Well, Why do YOU travel so much?

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  • I am going to do something here that I don’t really intend to do again. I am going to respond to comments that were posted anonymously. When I first read these comments this morning, I was a little taken aback. I don’t think the questions themselves bothered me. I love questions. But I don’t think I was able to make out the the tone or spirit of the questions. And the fact that the questions were submitted anonymously made it all the more difficult for me to discern whether or not this is a person I should ignore. So in the future, I won’t answer direct questions that are posted anonymously. You don’t have a write out a bio. But you should at least give me your name. However, I can’t resist these questions. So I will make an exception here.

    Here are the comments: Why do pastors travel so much? Well, why do YOU travel so much?Is it a calling? popularity?Is it to subsidize a mediocre compensation package from their local church?Why?I know traveling and preaching at meetings USED TO be the “in thing” but why do pastors do 20 – 30 revivals a year with a growing membership at home?

    Admittedly, I think it’s kind of strange to defend the fact that I am a preacher who is passionate about preaching. I have been called to preach. It is what I do. I am in awe of God’s grace toward me and count it a privelege that the Lord would use someone like me to do something as important as this. And I am still a young preacher, who is gratefully surprised that I am invited to preach as often as I am. And I still become rather eager about the opportunities I get to preach the word. I recognize that I am getting older and now have changing responsibilities. And I trust that in the days to come I will be wiser about the invitations I accept. However, I don’t think it’s appropriate for me to apoligize for preaching. It is pretty interesting that there are many preachers who have no reputations for actually preaching. Yet, they are celebrated as great “men of God.” May God raise up many more men who are committed to faithfully proclaming the word of God and the testimony of Jesus Christ as every opportunity.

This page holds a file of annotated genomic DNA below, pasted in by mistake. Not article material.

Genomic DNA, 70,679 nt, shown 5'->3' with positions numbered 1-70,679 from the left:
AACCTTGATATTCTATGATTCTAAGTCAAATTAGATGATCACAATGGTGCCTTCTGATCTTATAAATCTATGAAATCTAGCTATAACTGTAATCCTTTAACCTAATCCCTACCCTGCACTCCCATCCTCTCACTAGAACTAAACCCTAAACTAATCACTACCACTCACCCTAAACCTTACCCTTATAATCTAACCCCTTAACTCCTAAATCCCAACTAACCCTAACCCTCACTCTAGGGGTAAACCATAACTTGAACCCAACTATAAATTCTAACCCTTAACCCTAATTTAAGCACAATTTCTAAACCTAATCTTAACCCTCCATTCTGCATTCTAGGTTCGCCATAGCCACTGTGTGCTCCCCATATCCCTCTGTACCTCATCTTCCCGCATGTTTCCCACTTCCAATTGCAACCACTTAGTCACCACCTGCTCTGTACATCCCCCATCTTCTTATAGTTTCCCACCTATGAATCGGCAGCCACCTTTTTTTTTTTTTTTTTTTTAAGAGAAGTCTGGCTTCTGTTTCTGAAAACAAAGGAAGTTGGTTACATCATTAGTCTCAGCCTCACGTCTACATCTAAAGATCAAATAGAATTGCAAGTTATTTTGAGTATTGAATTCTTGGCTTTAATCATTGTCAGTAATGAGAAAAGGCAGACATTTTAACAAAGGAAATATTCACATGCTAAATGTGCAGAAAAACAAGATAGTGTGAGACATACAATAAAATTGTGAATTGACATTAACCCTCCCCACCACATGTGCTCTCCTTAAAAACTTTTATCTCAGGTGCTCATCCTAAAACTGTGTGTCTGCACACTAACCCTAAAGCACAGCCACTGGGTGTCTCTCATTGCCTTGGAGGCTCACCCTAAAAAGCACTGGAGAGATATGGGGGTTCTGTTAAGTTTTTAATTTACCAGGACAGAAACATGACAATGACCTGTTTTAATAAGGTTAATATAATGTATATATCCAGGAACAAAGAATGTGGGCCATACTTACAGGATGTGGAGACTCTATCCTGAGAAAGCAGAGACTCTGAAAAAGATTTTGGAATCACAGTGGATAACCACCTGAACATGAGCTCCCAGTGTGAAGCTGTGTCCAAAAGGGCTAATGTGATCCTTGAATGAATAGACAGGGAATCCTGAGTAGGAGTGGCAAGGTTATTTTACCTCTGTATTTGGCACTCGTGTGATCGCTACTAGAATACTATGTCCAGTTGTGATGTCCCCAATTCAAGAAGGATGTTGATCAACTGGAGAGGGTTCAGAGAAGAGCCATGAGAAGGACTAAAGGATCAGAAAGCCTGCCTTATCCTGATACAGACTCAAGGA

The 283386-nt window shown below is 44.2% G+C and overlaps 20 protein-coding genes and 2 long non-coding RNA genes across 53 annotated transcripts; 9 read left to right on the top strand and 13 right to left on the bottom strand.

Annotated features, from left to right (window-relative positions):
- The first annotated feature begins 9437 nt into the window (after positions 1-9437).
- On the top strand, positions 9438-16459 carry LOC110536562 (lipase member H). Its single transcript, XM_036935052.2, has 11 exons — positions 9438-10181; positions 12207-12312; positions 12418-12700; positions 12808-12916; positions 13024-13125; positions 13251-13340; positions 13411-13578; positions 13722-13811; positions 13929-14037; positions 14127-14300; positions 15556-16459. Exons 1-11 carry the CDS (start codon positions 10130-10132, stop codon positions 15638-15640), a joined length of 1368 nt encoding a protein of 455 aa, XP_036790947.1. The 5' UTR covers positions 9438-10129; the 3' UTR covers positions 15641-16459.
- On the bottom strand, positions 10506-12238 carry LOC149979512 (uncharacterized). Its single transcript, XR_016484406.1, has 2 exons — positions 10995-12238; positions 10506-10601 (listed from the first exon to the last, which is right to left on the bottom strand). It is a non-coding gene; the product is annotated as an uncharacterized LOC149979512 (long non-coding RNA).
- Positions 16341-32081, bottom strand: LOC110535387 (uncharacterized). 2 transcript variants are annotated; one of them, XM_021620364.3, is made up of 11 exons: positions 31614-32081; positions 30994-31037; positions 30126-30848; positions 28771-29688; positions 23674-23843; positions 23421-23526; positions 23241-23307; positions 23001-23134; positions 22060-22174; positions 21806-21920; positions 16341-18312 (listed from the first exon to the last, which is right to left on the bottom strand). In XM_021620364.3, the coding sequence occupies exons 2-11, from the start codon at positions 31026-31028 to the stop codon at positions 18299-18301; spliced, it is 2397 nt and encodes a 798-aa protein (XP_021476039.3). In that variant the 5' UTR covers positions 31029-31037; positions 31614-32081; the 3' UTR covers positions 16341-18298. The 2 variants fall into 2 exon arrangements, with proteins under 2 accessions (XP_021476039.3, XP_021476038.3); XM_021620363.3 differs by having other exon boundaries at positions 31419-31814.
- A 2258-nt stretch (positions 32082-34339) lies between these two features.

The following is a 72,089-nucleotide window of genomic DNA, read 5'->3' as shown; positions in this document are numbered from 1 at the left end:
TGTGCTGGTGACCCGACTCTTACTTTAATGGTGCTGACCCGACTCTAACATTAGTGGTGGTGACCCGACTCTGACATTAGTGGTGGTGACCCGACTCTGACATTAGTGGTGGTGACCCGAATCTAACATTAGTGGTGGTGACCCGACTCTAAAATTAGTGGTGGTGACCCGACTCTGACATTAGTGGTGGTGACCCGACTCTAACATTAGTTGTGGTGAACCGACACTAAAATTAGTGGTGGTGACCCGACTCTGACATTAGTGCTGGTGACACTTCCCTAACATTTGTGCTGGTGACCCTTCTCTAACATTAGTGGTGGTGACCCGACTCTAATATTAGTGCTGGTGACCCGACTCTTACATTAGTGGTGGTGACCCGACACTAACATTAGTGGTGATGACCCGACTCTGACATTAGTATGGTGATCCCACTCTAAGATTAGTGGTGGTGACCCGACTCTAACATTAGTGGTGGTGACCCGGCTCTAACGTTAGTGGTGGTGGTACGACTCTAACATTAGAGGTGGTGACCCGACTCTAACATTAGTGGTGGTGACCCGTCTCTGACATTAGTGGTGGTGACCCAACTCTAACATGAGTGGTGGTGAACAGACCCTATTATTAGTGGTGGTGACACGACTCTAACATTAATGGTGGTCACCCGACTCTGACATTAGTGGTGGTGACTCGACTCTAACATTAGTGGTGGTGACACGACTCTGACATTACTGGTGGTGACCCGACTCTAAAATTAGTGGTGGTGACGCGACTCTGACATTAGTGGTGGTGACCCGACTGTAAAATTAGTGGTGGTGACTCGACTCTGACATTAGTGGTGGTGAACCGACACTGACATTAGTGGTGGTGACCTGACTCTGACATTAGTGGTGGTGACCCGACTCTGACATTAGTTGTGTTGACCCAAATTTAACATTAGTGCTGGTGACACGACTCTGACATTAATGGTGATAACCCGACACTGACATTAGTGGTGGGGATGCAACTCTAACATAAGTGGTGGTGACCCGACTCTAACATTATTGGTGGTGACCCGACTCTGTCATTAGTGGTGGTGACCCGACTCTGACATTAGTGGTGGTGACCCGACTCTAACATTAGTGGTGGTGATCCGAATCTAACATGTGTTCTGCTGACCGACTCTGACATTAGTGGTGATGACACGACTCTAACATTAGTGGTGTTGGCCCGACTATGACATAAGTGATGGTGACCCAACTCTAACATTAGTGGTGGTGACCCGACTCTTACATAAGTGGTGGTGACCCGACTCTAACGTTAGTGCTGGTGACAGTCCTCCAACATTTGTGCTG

Back to the questions… Is it a calling? I am not sure I would that terminology. I know that I am called to preach. But I don’t know if it would be accurate or appropriate to define my calling any more narrowly than that? Is it for popularity? All I would say to that is that you should go back a read some of my previous posts and answer that question for yourself. What I do is anything but glamorous. The toll my preaching schedule takes on me is more obvious than any of the rewards. But that is not just true for the traveling that I do. It also applies to my regular schedule of duties at MSMBC. As for compensation, I will say that I am not wealthy, but Mt. Sinai takes care of me and my family. And I don’t have any needs. This frees me to travel to preach without concern for money. I have never taken a invitation based on potential compensation. I never know what I am going to get, if anything, when I go to preach. I have never checked-up on a pastor or church before taking an invitation, so see how well they will treat me. I have never asked for a certain amount. I have never complained to a pastor about how much he has or has not given me. I have never refused a return invitation on the basis of finances. I have never… well, you get the picture. It is not about the dollar for me. Period. And those who know me well can vouch for me on that.

    I am not sure what the commentor means when he/she says that traveling to preach used to be the in-thing. I don’t know what that means. Really. And, yes, I am a part of a growing and loving congregation. However, I do not believe the growth of MSMBC is directly related to how much I do or do not travel. There are growing churches where the pastor is not very accessable at all. And there are non-growing churches whose pastors never travel to preach. I am convinved at this point that the growth or lack of growth of a church is ultimately a matter of the sovereign providence of God. Indeed, there are human factors of faithfulness and fruitfulness that are involved. But the Lord Jesus Christ is the sole and sovereign head of the church. It’s life, health, and growth are in his hands.

    Now, let me make a confession. I think, at this point, that I preach too much. But I make this statement with much fear and trembling. In my posts, I often speak of how tired and homesick and whatever I am. But none of that compares to the great fulfillment I receive by seeing people feed on and grow from the word of God. I have had to repent many times for sitting in a service wondering why in the world I was there, only to later see the Lord use my feeble preaching to change people’s lives. It’s an amazing experience. In a recent conversation about my schedule, I made the comment that if I didn’t go to a certain place, my sermon would not be missed. My friend rebuked me. And I am glad he did. It was a thoughtless, presumptuous, and sinful statement. I do not know what God is up to in these matters. But I do know that I want to be a part of it. May the Lord help me to do better at putting first what he tells me to put first when he tells me to put it first, so that he will be first in every area of my life. Sola Deo Gloria!


    H.B. Charles Jr.

    Pastor-Teacher at the Shiloh Metropolitan Baptist Church of Jacksonville and Orange Park, Florida.